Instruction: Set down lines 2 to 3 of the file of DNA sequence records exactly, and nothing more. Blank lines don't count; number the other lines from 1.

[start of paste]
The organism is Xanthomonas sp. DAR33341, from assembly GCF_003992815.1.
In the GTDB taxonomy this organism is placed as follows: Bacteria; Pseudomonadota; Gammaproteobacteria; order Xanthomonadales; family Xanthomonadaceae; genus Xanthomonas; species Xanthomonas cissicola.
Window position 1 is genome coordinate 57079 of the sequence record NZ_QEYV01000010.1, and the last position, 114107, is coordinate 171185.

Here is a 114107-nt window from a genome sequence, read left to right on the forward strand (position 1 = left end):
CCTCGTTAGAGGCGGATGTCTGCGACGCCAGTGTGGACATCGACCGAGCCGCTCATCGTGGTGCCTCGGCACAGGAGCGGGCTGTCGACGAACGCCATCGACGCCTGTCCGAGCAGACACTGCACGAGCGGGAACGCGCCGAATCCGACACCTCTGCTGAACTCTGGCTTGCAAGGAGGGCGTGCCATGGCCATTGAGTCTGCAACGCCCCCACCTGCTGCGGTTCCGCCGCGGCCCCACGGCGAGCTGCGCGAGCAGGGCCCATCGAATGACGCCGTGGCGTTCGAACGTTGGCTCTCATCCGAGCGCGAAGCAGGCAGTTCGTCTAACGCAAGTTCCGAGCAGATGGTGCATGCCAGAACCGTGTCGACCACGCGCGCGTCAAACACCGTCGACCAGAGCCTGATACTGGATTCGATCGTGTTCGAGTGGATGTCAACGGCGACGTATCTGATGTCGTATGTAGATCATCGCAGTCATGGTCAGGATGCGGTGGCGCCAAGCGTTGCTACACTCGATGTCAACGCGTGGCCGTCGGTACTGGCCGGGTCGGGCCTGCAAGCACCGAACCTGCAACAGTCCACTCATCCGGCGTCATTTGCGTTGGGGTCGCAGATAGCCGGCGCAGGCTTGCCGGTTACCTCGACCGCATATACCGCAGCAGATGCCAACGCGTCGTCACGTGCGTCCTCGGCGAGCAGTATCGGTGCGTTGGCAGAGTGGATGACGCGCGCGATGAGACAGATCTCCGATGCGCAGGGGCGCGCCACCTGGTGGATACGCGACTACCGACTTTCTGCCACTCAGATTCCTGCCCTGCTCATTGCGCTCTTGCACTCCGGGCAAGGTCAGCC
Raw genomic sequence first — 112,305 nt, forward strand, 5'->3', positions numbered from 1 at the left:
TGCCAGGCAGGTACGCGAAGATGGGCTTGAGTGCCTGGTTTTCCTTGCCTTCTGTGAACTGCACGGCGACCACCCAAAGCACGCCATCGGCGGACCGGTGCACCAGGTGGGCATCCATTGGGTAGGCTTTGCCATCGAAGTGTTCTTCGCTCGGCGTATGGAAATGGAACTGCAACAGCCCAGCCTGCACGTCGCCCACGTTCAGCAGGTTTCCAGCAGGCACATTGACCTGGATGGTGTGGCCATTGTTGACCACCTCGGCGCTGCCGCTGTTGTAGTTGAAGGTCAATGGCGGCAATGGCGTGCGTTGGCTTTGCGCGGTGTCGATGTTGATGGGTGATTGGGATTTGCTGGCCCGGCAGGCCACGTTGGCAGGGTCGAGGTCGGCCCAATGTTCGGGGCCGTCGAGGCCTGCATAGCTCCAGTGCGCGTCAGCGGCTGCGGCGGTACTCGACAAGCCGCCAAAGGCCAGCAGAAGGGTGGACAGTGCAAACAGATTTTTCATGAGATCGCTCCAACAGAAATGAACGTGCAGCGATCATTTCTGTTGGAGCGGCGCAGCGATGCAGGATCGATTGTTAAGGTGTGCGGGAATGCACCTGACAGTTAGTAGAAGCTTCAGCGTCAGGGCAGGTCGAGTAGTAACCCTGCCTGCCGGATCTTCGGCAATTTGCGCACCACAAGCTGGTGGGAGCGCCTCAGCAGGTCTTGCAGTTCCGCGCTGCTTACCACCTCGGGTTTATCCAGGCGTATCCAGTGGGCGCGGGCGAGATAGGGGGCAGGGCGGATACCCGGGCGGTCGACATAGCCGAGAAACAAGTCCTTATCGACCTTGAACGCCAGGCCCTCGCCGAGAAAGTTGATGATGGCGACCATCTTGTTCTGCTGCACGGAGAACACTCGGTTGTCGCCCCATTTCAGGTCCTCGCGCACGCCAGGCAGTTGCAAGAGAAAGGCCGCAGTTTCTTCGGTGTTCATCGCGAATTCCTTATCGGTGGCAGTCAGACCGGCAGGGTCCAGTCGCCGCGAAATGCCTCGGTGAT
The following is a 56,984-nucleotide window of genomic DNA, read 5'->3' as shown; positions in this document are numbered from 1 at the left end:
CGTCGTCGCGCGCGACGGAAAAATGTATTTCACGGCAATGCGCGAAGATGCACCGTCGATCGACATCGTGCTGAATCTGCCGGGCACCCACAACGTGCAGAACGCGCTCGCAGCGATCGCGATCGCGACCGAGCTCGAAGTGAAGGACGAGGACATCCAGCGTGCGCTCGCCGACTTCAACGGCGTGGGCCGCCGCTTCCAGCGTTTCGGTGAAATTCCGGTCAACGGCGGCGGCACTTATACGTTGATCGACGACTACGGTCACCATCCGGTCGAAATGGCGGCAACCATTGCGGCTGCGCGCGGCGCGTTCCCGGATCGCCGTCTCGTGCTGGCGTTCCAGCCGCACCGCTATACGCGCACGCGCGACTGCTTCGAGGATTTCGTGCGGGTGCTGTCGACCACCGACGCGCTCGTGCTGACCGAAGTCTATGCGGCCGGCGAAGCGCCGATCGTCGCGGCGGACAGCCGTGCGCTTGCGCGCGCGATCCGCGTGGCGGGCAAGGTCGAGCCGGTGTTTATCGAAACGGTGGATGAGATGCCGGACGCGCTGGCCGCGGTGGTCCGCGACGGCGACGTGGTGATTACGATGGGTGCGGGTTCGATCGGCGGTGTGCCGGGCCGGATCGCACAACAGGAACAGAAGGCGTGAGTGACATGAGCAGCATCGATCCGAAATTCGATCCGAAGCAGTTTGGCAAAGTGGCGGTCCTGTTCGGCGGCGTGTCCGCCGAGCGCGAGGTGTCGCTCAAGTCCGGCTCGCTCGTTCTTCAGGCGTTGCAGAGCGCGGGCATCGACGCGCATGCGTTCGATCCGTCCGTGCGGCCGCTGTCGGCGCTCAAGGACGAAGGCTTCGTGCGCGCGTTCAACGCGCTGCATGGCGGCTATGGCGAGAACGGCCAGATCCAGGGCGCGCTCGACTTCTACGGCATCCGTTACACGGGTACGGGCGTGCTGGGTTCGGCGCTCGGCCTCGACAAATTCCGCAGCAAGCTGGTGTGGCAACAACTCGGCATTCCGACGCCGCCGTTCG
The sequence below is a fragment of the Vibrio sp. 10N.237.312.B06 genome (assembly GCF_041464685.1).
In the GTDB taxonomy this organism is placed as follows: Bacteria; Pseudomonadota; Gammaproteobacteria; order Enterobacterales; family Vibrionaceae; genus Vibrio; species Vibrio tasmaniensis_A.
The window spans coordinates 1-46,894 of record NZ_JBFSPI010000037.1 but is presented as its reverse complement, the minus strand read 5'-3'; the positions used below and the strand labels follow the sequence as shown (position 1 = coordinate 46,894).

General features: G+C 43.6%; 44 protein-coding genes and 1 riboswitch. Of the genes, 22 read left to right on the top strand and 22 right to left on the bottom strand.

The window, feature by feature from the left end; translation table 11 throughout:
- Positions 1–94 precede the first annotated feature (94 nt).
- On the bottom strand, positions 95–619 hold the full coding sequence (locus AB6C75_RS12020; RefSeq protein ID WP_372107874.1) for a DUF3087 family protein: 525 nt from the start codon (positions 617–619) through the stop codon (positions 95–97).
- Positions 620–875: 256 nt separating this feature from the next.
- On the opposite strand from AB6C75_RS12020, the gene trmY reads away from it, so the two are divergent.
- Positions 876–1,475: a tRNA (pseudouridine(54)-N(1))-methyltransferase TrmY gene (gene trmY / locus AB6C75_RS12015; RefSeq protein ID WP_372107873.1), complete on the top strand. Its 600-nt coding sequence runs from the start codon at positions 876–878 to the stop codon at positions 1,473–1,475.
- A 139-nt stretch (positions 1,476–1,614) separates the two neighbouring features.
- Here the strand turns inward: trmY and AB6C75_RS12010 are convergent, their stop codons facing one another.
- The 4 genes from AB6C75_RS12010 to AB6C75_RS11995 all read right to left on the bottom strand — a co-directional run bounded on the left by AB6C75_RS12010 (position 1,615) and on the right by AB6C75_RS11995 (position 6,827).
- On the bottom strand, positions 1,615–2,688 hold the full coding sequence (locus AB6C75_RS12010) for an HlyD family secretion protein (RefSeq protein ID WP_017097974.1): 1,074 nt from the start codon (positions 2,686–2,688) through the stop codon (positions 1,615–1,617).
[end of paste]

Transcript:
In the GTDB taxonomy this organism is placed as follows: Bacteria; Pseudomonadota; Gammaproteobacteria; order Xanthomonadales; family Xanthomonadaceae; genus Xanthomonas; species Xanthomonas cissicola.
Window position 1 is genome coordinate 57079 of the sequence record NZ_QEYV01000010.1, and the last position, 114107, is coordinate 171185.